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Design Thinking Needs To Think Bigger

Design Thinking Needs To Think Bigger | Learning Futures on I.C.E. - Innovation, Creativity and Entrepreneurship | Scoop.it
Systems thinking isn’t new—though it may be unfamiliar to many designers. It’s a mode of analysis that’s been around for decades. But it has newfound relevance for today’s everything-is-networked, Big Data world. Systems thinking is a mind-set—a way of seeing and talking about reality that recognizes the interrelatedness of things. System thinking sees collections of interdependent components as a set of relationships and consequences that are at least as important as the individual components themselves. It emphasizes the emergent properties of the whole that neither arise directly, nor are predictable, from the properties of the parts.

Systems thinking can be used to explain and understand everything from inventory changes in a supply chain, to populations of bacteria and their hosts, to the instability in Syria, to the seemingly irrational behavior of certain elected officials. The vocabulary of formal systems thinking is one of causal loops, unintended consequences, emergence, and system dynamics. Practicing systems theorists employ tools such as systemigrams, archetypes, stock and flow diagrams, interpretive structural modeling, and systemic root cause analysis—all of which is beyond the scope of this post. For the purposes of this discussion, I’ll simply introduce the Iceberg Model and briefly discuss two key concepts in systems thinking—emergence and leverage points.
Kim Flintoff's insight:
"Systems thinking is a mind-set—a way of seeing and talking about reality that recognizes the interrelatedness of things."

Embracing complexity is a necessity...
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Creative people physically see and process the world differently

Creative people physically see and process the world differently | Learning Futures on I.C.E. - Innovation, Creativity and Entrepreneurship | Scoop.it
If you’re the kind of person who relishes adventure, you may literally see the world differently. People who are open to new experiences can take in more visual information than other people and combine it in unique ways. This may explain why they tend to be particularly creative.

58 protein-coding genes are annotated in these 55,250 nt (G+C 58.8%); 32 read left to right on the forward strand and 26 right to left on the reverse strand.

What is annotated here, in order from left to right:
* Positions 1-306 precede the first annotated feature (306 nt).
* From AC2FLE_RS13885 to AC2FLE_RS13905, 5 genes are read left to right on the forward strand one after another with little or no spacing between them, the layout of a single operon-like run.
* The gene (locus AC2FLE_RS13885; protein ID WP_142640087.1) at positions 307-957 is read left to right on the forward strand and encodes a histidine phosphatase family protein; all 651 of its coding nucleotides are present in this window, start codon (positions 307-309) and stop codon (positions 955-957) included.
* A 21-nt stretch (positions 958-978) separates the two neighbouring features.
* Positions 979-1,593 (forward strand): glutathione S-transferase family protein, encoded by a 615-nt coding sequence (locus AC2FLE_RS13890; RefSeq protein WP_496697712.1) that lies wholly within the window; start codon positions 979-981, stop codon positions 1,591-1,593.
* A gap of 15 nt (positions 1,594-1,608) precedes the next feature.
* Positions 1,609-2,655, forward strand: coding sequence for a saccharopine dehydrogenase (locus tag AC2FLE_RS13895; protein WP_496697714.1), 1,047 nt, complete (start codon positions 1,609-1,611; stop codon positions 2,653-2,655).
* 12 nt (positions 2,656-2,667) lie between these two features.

Openness to experience is one of the “big five” traits often used to describe personality. It is characterised by curiosity, creativity and an interest in exploring new things. Open people tend to do well at tasks that test our ability to come up with creative ideas, such as imagining new uses for everyday objects like bricks, mugs or table tennis balls.

There’s some evidence that people with a greater degree of openness also have better visual awareness. For example, when focusing on letters moving on a screen, they are more likely to notice a grey square appearing elsewhere on the display.

Now Anna Antinori at the University of Melbourne in Australia and her team are showing that people who score more highly when it comes to the openness trait “see” more possibilities. “They seem to have a more flexible gate for the visual information that breaks through into their consciousness,” Antinori says.
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Creativity will be the source of our next industrial revolution, not machines

Creativity will be the source of our next industrial revolution, not machines | Learning Futures on I.C.E. - Innovation, Creativity and Entrepreneurship | Scoop.it
As robots increasingly take on manual labor, we will need to foster what differentiates human from machine (at least for now): creativity. Evidence that psychological and physical well-being is paramount to creative thinking will turn the historic exchange of human health for economic growth on its head. As Klaus Schwab, founder of the World Economic Forum writes, “I am convinced of one thing—that in the future, talent, more than capital, will represent the critical factor of production.”
Kim Flintoff's insight: